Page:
Barbara Manger: Artist in Residence at Donges Bay Gorge Nature Preserve
10:02 am | Topics: featured artist
The Natural Realm presents Barbara Manger, who is one of 12 artists participating in a year-long residency program called ARTservancy, a collaboration between Gallery 224 in Port Washington and the Ozaukee Washington Land Trust, River Revitalization Foundation, Milwaukee Area Land Conservancy and the Western Great Lakes Bird and Bat Observatory. The mission of ARTservancy is to promote the visionary work of both the artists and conservationists. Each artist has selected a preserve to spend time in and to engage with.
Artist Statement by Barbara Manger
On my first visit in September I was startled by a powerful buck crashing through the woods just in front of me. I took this as a sign that the Donges Bay Gorge property in Mequon would be my ARTservancy choice. I was also attracted to it because in 1940 the esteemed landscape architect, Jens Jensen, had designed this property on a high bluff overlooking Lake Michigan. He extensively planted white pine, although he had a reputation for disliking evergreens, and included his more typical plantings—sumac, hawthorn, and viburnum. Maples, oaks, bass, and cedar grow here naturally.
A winding roadway, typical of Jensen’s designs, leads the visitor from the small visitor parking lot across a bridge over the deep gorge. Graceful curves through woods reveal nothing of what lies ahead but entice the visitor eastward toward the bluff. Rounding the last turn a view of Lake Michigan appears through slim trees and a grassy opening in front of a quaint slate-roofed pool house. I first construed this open area to be Jensen’s characteristic “clearing” but his plan for the property shows that there was once a pool here. Not designed by Jensen, it is now filled in and grown over. Gone as well are the birches he specified to surround it “because of their fine reflection in the water,” comparing them to “Ladies dancing in the breeze.” It is easy to imagine this scene. Another of Jensen’s signature features, the council ring—stone seats designed for contemplation, friendship, and reconciliation—is absent.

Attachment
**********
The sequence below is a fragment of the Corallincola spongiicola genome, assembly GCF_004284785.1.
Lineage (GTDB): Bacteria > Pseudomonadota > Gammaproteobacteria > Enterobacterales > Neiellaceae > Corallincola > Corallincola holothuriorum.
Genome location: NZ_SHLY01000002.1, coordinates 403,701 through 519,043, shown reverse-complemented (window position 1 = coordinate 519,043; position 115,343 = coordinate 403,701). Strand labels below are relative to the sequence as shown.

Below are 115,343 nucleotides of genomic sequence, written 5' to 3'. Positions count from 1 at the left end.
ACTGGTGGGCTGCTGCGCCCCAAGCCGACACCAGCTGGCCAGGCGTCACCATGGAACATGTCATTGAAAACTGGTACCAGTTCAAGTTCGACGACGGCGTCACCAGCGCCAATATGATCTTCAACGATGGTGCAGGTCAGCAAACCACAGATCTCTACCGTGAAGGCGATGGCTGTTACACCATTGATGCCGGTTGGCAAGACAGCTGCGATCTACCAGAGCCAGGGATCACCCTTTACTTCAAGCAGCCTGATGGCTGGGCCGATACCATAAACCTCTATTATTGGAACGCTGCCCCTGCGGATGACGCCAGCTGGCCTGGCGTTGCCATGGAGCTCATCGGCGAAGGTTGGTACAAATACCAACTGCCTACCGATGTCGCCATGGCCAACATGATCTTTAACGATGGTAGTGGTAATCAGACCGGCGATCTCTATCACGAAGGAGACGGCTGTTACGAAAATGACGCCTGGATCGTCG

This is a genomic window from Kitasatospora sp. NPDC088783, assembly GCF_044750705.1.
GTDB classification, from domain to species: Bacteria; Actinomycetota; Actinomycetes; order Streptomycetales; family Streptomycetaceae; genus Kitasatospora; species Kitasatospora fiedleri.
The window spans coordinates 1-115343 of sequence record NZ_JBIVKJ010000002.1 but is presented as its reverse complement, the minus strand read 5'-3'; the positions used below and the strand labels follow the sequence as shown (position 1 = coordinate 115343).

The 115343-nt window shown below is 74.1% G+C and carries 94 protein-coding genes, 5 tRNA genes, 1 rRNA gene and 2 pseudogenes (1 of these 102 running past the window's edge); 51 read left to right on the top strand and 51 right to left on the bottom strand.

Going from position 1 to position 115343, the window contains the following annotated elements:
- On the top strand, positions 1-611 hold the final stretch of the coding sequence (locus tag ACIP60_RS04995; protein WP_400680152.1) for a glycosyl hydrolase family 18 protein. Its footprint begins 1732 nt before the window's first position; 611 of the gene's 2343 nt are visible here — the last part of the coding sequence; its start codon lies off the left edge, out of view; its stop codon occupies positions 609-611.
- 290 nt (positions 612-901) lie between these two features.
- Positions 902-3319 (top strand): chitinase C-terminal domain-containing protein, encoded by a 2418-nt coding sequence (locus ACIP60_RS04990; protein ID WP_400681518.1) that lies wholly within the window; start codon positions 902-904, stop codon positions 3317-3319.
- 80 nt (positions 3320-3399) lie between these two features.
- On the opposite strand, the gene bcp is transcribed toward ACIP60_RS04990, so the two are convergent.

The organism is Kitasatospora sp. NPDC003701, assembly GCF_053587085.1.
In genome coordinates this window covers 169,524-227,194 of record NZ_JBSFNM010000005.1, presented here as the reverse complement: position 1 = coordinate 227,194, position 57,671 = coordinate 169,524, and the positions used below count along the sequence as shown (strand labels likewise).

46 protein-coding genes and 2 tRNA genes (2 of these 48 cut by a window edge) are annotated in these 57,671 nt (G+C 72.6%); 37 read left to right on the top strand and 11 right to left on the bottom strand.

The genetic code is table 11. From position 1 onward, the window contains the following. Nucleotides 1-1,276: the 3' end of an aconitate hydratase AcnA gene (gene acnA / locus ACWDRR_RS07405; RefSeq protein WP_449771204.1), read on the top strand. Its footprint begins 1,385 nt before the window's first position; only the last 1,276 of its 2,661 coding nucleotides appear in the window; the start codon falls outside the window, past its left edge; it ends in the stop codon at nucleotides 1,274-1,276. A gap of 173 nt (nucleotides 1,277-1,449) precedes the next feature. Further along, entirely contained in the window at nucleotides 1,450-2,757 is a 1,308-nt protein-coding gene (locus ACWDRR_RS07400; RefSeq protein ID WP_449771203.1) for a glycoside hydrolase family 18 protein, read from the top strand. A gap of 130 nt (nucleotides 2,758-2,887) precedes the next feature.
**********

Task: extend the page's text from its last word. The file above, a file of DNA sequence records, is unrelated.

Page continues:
The house, likely quite grand, was also removed due to extensive erosion of the steep bluff. The once wild and natural land surrounding this property was sold and now the property is flanked by enormous houses. I imagine them like teeth along the edge of the lake and this beautiful spot is where one house has been extracted. Now it is a gap, opening like a clearing amongst them, protected forever for all by the Ozaukee Washington Land Trust. A place where all can reconnect with nature. The Donges Bay Gorge is the clearing, similar to the open spaces among shadowy woods that Jensen created in all his landscapes. He designed these as comforting respites where one can isolate, removed from daily life, to find harmony with nature’s pulse.
I am intrigued by the rhythms of endless growth, bloom, death, and renewal I observe here. Besides the transformation caused by changing seasons, the ongoing return of this land to its natural state is occurring. There is an overwhelming sense of what was once here and is now gone. The fairy-tale pool houses remain, symbolic of man’s need to claim and own. The other traces of man’s ownership fade, circling the land back to what once was. It was owned for a time. Now it belongs to all of us. I am reminded that among Native peoples, the notion of ownership was an alien concept. They lived on the land, they cared for it and honored it, but it was not theirs.